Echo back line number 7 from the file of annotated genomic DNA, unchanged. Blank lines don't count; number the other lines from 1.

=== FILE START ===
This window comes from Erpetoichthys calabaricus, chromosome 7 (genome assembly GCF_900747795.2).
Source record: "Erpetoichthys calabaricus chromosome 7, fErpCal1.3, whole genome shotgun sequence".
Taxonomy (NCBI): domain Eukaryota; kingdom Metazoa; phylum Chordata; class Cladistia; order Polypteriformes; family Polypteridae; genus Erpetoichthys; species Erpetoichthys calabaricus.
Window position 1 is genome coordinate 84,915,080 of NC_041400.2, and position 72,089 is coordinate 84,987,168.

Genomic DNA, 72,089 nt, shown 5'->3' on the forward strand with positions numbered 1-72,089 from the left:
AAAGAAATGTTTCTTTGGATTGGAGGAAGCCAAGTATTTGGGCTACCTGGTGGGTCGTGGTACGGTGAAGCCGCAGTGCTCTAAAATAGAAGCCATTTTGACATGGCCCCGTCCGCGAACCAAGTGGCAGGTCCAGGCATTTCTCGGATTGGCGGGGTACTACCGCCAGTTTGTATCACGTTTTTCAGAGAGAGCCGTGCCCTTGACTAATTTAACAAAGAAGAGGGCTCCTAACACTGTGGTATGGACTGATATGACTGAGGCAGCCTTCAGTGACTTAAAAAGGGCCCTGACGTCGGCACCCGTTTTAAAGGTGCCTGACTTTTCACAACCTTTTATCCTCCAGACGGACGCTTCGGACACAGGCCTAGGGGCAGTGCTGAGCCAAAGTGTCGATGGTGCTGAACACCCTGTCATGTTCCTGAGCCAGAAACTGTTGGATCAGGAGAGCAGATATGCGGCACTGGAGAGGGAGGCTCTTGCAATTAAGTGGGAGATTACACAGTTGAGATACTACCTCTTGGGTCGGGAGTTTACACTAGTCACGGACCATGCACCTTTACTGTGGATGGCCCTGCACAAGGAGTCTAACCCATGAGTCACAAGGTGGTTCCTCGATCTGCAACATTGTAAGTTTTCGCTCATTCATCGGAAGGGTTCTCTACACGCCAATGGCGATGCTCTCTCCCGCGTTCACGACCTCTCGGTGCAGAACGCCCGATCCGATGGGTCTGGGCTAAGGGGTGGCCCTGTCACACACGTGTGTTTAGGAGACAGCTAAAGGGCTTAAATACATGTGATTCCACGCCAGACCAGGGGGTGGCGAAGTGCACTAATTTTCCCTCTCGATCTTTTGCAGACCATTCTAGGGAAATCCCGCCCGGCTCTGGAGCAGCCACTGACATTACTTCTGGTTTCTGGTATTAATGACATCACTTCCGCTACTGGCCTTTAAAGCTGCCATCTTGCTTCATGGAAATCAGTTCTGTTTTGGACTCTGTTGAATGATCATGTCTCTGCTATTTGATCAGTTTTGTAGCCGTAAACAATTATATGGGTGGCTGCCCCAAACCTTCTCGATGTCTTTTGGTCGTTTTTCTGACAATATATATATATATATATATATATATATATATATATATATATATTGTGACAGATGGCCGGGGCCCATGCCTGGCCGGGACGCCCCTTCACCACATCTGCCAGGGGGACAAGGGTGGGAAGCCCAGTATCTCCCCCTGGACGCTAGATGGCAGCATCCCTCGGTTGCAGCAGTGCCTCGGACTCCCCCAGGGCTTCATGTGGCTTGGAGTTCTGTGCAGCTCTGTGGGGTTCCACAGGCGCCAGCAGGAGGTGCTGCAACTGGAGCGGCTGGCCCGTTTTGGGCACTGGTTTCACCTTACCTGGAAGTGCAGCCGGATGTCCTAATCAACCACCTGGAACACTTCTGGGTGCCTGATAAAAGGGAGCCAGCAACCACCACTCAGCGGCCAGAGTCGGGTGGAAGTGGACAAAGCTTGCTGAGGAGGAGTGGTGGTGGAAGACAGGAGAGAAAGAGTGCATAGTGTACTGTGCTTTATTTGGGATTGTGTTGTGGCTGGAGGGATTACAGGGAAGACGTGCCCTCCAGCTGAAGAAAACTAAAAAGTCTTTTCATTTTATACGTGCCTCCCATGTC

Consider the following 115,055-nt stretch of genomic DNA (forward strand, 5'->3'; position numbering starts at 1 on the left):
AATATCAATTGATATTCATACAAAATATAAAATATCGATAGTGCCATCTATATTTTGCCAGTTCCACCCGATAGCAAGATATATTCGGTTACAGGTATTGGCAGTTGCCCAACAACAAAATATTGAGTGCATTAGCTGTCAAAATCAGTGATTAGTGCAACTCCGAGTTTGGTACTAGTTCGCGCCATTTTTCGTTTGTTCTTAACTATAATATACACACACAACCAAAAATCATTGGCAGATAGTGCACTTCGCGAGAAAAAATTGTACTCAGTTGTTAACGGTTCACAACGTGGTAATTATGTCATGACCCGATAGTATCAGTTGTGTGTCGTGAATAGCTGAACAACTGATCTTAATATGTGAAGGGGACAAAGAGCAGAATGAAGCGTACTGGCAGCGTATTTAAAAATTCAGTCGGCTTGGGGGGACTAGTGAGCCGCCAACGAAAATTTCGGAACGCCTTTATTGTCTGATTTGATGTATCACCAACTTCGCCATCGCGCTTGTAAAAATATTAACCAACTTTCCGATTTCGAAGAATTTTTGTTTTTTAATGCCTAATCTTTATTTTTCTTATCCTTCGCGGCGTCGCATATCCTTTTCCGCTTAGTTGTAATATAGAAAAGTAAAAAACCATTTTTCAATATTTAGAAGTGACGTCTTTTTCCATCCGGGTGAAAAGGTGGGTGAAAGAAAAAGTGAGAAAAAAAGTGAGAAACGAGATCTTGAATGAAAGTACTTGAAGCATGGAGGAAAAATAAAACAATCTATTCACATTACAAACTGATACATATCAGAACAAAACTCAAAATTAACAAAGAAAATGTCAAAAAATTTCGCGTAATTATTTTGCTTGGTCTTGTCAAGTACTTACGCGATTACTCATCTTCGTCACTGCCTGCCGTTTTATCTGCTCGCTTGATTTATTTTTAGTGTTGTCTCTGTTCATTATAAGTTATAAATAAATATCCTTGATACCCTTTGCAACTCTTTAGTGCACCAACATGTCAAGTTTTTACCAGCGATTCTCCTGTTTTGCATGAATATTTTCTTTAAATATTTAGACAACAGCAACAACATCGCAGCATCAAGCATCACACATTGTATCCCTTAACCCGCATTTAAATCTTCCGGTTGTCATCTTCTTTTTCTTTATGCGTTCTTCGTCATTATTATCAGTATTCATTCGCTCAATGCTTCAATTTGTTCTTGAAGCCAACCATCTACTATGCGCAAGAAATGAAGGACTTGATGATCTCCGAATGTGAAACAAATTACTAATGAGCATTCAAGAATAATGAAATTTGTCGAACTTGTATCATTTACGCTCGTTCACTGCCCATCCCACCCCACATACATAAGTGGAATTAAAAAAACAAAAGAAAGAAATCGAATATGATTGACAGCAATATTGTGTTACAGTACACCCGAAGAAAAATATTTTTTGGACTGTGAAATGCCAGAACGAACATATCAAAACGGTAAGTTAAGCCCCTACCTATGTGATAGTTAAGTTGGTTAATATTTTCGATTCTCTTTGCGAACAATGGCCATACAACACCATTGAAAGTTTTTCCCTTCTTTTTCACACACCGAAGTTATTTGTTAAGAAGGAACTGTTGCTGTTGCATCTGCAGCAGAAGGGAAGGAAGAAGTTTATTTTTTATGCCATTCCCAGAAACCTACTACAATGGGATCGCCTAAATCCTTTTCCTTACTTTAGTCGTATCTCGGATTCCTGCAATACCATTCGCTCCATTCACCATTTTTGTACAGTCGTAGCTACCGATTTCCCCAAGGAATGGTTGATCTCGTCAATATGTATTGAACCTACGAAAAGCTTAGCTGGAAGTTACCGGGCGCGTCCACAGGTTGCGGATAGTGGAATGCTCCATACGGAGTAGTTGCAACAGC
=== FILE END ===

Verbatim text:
Consider the following 115,055-nt stretch of genomic DNA (forward strand, 5'->3'; position numbering starts at 1 on the left):